The presented search system originated in the MALACH project which was carried out in 2001 through 2007. The goals of the projects were to employ automatic speech recognition and information retrieval techniques to provide improved access to the large video archive containing recorded testimonies of the Holocaust survivors. The system has been so far developed for the Czech part of the archive only. It takes advantage of the state-of-the-art speech recognition system tailored to the challenging properties of the recordings in the archive (elderly speakers, spontaneous speech and emotionally loaded content) and its close coupling with the actual search engine. The design of the algorithm adopting the spoken term detection approach is focused on the speed of the retrieval. The resulting system is able to search through the 1,000 h of video constituting the Czech portion of the archive and find the query word occurrences in the matter of seconds. The phonetic search implemented alongside the search based on the lexicon words allows to find even the words outside the ASR system lexicon such as names, geographic locations or phrases containing Jewish slang. The interface to the search engine has been recently redesigned to run over the Internet and thus it no longer requires the installation of the dedicated software. Novel search engine techniques are also being investigated within a recently started follow-up project AMALACH.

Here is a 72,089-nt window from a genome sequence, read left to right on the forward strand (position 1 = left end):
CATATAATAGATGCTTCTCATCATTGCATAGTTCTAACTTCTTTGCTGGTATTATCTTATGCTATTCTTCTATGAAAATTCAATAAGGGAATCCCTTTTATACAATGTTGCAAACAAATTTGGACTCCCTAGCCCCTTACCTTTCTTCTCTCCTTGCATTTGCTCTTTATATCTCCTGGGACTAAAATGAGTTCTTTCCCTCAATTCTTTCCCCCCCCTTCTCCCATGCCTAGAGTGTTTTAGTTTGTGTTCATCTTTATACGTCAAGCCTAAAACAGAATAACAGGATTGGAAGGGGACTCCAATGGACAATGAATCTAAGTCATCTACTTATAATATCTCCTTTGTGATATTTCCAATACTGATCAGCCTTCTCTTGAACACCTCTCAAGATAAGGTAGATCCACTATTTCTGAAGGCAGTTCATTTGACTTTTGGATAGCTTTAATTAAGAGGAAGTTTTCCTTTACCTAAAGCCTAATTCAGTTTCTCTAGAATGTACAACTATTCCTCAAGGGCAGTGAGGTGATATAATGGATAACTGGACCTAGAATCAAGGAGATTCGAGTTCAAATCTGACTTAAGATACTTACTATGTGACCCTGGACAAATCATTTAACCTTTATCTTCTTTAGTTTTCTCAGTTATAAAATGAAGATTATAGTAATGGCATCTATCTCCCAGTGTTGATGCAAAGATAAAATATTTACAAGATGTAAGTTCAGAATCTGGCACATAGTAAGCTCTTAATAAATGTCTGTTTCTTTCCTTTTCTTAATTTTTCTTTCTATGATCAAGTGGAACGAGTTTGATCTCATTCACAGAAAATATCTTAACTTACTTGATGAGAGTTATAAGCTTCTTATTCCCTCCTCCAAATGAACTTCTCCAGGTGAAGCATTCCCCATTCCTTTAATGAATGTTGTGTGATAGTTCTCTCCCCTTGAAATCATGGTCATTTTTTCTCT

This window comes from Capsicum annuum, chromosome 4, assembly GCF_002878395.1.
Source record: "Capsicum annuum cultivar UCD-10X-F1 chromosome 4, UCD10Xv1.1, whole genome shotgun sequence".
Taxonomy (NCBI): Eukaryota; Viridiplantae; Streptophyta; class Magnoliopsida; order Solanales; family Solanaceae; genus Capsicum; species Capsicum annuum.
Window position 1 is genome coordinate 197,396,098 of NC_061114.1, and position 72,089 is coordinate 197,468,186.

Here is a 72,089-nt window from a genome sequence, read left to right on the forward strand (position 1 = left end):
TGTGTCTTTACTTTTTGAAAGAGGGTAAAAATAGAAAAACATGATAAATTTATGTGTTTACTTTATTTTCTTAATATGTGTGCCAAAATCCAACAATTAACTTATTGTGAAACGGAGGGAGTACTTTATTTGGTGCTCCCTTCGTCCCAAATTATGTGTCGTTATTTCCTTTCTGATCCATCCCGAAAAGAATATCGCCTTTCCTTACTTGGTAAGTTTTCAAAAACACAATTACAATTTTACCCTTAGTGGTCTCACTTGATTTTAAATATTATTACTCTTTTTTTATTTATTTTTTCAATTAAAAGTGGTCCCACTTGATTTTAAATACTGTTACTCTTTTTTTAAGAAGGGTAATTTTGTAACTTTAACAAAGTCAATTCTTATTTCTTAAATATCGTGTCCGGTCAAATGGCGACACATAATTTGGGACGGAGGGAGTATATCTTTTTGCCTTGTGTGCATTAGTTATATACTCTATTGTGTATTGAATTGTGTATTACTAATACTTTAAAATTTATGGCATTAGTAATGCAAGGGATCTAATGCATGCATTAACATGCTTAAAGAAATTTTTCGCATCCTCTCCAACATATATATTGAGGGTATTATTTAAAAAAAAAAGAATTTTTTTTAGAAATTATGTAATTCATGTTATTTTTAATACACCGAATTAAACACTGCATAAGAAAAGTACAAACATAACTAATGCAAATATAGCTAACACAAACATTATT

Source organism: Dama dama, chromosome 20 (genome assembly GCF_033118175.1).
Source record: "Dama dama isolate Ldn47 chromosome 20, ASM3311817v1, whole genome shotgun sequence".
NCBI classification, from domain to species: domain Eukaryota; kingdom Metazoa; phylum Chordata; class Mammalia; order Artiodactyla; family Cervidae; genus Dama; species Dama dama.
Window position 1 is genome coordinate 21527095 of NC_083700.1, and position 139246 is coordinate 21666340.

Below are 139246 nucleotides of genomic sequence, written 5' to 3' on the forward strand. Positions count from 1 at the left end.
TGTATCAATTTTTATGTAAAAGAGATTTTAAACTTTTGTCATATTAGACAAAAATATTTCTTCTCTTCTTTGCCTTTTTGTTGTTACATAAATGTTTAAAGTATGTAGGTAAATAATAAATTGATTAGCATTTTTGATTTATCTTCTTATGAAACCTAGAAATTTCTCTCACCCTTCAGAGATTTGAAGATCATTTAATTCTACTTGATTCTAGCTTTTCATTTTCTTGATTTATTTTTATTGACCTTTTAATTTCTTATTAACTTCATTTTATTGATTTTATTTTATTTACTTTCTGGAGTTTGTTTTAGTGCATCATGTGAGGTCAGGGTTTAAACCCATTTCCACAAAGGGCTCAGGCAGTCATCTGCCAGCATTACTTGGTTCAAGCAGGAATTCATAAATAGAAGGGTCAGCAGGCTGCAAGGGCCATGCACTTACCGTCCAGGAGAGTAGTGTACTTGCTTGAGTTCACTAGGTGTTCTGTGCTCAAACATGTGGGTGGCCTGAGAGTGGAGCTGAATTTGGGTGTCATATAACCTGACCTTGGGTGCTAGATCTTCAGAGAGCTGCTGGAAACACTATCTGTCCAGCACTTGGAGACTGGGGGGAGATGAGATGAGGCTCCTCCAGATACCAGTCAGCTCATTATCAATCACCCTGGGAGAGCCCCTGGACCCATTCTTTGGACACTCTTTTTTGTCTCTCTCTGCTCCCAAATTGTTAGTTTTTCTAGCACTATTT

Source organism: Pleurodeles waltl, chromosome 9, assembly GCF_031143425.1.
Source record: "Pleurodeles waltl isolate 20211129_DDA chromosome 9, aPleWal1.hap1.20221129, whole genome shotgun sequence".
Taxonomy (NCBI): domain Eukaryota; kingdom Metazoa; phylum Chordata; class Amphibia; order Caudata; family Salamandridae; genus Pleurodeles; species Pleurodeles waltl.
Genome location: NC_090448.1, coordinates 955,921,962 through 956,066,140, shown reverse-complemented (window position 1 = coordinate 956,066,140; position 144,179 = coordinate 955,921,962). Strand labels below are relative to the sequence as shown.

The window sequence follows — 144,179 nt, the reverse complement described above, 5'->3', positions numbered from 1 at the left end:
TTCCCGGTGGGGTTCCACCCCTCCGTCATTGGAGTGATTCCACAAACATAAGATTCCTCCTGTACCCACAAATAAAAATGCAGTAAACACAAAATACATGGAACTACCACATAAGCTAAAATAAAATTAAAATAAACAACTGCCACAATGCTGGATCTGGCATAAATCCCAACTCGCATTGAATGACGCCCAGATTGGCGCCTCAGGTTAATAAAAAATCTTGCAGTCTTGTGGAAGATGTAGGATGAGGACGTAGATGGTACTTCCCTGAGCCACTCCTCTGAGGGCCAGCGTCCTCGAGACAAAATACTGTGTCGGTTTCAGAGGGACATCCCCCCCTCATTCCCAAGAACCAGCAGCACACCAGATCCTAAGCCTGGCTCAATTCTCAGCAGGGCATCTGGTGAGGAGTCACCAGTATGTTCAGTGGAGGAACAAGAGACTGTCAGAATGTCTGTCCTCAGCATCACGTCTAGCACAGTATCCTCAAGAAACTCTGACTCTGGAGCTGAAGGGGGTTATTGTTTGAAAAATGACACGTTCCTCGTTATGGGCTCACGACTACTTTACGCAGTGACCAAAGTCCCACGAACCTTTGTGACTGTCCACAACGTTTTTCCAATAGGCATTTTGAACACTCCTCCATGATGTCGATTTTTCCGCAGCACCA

corpus exploration, search, speech recognition, information extraction
speech processing, mono-lingual, web-application
History, Speech Recognition
Charles University in Prague